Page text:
19 September 2013

Pouring the foundations on a SAHBC House, photograph courtesy Jim Phillips.The war was over and thousands of South Australians were looking for new homes and a chance to settle down. But years of fighting and years of directing supplies to the war effort had left a shortage of homes, a shortage of materials and even a shortage of know how.

The story of how South Australians bandied together to build new suburbs and new lives post WWII is just one example of the fascinating histories of everyday things that will be in the spotlight at the Biennial National Conference of the Oral History Association of Australia and the 21st State History Conference in Adelaide on September 21 to 24She said, He said: reading, writing and recording history.

Jointly hosted by History SA, The Oral History Association of Australia and the University of South Australia’s David Unaipon College of Indigenous Education and Research, the four-day program includes workshops, tours, lectures and presentations from local and international guests.

As part of the conference a new monograph telling the story of how South Australians played a part in building about 400 new homes in the 20 years after the end of WWII will be launched.

The monograph, ‘Not for Ourselves Alone’: The South Australian Home Builders’ Club, 1945-1965,  detailing the history of the SA Home Builder’s Club (SABC) has relied on15 oral histories produced through interviews with club members and their spouses and children, to build a picture of post war Adelaide and the community collaboration that delivered homes to hundreds of young families.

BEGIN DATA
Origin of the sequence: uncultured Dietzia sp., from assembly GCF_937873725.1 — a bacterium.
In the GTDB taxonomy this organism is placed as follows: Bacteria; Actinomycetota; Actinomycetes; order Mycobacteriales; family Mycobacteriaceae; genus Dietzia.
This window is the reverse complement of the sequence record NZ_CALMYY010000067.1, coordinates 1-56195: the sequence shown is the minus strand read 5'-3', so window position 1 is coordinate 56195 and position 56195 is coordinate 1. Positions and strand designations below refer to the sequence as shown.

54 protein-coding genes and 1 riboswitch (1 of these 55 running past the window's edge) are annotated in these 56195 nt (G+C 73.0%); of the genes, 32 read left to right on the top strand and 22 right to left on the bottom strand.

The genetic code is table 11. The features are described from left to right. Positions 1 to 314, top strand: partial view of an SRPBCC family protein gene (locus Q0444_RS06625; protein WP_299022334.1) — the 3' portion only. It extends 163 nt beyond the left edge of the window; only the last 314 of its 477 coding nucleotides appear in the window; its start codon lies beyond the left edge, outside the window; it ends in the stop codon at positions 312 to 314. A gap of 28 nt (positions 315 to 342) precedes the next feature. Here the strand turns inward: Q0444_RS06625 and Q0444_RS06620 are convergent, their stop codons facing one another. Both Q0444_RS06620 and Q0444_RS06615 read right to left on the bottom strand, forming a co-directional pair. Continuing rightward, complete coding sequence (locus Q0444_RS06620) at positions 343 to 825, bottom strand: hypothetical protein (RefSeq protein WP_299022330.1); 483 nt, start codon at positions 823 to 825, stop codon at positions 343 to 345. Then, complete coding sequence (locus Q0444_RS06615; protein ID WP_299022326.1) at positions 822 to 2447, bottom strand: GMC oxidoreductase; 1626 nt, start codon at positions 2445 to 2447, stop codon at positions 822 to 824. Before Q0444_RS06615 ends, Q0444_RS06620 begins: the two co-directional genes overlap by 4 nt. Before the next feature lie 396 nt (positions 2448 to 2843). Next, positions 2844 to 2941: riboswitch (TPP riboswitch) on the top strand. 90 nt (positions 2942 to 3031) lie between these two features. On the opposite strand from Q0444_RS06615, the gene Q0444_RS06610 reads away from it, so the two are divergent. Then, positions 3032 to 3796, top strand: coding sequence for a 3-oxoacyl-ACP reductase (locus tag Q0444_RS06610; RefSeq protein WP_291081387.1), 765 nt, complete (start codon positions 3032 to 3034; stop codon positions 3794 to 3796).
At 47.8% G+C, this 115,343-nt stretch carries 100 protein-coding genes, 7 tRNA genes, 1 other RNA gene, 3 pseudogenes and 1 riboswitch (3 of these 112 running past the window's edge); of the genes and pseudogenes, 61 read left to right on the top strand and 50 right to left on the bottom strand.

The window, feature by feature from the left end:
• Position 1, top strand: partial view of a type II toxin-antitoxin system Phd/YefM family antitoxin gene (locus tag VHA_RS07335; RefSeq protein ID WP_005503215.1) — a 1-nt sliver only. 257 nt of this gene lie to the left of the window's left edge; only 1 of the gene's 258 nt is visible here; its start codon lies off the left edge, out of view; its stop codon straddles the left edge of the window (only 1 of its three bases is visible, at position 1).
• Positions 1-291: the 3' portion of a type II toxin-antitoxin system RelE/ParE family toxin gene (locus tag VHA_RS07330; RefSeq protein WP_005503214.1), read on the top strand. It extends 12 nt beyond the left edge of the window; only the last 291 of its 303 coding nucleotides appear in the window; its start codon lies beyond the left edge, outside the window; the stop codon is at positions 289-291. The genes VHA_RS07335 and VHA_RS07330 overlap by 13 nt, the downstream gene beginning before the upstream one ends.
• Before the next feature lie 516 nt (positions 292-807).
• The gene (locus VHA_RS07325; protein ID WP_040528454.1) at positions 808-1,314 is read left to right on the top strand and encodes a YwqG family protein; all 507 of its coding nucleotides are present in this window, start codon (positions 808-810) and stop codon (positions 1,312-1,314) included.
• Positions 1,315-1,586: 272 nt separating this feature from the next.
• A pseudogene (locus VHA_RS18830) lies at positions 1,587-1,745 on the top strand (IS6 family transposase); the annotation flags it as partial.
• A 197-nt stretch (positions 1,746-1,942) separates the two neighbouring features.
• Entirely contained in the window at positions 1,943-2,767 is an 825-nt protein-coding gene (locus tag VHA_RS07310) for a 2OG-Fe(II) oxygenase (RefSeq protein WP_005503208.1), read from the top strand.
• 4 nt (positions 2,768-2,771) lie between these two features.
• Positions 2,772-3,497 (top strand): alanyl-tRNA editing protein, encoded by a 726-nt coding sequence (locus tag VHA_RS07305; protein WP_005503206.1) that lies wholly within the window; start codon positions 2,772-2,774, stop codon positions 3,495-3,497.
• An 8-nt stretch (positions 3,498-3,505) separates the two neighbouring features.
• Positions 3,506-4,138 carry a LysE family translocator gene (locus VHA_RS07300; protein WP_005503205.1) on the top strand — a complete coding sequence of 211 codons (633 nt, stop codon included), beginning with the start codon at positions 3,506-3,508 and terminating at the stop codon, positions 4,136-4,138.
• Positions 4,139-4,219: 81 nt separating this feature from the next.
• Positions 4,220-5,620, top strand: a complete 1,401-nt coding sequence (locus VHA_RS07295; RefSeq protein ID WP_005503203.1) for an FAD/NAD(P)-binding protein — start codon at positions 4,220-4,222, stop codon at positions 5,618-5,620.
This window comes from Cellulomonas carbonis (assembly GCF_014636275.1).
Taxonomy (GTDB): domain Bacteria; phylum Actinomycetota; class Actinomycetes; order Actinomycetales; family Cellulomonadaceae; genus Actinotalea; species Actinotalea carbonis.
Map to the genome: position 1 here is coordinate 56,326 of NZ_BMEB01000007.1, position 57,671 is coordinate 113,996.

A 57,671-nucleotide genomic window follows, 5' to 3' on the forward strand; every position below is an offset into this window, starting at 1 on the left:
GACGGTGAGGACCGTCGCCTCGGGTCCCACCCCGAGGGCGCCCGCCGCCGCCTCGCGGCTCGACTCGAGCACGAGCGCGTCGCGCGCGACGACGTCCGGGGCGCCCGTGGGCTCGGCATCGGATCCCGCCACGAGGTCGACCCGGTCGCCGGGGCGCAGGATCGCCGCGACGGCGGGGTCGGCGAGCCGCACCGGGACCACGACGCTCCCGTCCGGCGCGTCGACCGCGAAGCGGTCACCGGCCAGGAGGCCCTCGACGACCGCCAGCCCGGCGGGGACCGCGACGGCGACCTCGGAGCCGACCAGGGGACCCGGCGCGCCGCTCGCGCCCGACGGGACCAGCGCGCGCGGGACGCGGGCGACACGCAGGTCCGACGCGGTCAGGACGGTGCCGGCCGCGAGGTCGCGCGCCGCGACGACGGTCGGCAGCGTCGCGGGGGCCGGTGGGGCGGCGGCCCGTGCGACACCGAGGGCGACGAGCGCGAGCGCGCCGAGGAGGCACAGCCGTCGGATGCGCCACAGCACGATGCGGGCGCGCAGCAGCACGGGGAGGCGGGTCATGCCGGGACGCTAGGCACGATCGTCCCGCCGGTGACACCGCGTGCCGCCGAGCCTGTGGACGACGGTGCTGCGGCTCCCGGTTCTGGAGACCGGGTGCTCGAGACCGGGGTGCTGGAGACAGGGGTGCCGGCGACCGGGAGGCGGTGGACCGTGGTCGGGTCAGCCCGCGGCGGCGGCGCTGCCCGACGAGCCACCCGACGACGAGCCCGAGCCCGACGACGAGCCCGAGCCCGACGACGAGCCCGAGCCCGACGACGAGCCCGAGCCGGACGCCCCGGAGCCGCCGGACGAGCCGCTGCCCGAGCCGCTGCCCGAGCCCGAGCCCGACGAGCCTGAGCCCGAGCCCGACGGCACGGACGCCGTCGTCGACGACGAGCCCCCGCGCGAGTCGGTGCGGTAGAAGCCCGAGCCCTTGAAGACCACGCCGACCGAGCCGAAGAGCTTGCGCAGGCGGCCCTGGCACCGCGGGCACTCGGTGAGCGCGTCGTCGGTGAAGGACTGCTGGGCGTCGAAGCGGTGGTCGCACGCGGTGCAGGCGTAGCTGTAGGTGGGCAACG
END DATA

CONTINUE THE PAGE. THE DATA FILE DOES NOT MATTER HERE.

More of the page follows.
Co-authored by Drs Julie Collins and Christine Garnaut the monograph is published by UniSA’s Architecture Museum and Crossing Press, Sydney.

“In listening to the oral histories you learn so much more than just the facts, you discover the relationships that gave the Club its character, the sense of community that kept people going and so much more detail about the impact the club had on people’s lives,” Dr Garnaut says.

“The SAHBC relied on members working collaboratively in a framework where they could barter their time and skills to help each other to build a house – there was no exchange of money in the whole process.

“Most of the ‘builders’ were without trade skills but they taught each other and worked in teams to help pass on skills. When you had recorded 200 hours work on other people’s houses the foundations of your own home could be poured.”

The launch of the monograph will be just one event in an action-packed program that kicks off with international keynote speaker Prof Rina Benmayor from California State speaking on the revival of Salinas’ Chinatown in California.

The other keynote, Professor Marian Quartly from Monash University will present on the history of adoption in Australia and a project documenting this history in the past four years leading up to the Australian Government’s apology to people separated by forced adoption practices.

The conference will also include the Annual Lecture of the History Council of South Australia to be delivered at 6pm on September 20 in the Allan Scott auditorium by Prof Alistair Thomson project leader for the Australian Generations Oral History Project.

Other themes at the conference include war and memory, queer voices and diverse histories, history and the stage, 19th century Adelaide and much more.

The full program is available here.

Media contact: Michèle Nardelli office: 08 8302 0966 mobile: 0418 823 673 email: Michele.nardelli@unisa.edu.au

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